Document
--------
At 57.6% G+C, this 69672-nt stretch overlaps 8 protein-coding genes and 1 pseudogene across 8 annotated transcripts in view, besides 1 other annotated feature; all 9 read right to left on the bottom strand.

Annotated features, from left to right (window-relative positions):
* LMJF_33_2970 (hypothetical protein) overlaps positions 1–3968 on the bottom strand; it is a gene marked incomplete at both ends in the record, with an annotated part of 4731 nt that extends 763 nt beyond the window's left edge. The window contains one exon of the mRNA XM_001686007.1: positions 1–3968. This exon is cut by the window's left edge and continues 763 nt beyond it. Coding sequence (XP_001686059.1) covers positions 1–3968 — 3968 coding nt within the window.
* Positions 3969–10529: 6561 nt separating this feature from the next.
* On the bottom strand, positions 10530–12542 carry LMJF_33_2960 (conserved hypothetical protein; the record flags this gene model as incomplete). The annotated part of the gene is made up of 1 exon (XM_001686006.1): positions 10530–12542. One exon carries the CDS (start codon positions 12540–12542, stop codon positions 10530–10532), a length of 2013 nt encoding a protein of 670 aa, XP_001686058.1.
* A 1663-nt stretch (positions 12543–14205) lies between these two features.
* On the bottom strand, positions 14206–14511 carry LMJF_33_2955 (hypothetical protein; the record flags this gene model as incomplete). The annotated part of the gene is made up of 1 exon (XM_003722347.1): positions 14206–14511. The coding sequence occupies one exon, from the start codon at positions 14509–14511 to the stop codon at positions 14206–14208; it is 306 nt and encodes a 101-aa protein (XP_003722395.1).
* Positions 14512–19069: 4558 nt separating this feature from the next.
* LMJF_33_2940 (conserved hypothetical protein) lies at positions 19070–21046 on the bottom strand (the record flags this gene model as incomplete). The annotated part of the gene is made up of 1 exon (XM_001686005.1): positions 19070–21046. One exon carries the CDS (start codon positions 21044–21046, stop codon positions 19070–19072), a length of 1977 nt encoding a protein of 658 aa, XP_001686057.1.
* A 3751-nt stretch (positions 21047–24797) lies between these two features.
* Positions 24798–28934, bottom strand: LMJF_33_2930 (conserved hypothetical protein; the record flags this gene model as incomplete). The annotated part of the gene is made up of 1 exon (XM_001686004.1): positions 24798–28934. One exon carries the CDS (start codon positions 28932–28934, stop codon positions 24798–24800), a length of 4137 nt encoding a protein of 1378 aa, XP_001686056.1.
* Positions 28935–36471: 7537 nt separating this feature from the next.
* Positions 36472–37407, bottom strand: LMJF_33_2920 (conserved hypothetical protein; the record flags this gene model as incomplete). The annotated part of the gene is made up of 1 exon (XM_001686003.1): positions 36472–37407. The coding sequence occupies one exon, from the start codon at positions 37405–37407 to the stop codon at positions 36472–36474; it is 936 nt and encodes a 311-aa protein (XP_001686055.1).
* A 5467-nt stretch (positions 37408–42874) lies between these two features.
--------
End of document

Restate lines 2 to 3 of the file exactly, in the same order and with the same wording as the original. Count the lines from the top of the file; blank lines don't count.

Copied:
Annotated features, from left to right (window-relative positions):
* LMJF_33_2970 (hypothetical protein) overlaps positions 1–3968 on the bottom strand; it is a gene marked incomplete at both ends in the record, with an annotated part of 4731 nt that extends 763 nt beyond the window's left edge. The window contains one exon of the mRNA XM_001686007.1: positions 1–3968. This exon is cut by the window's left edge and continues 763 nt beyond it. Coding sequence (XP_001686059.1) covers positions 1–3968 — 3968 coding nt within the window.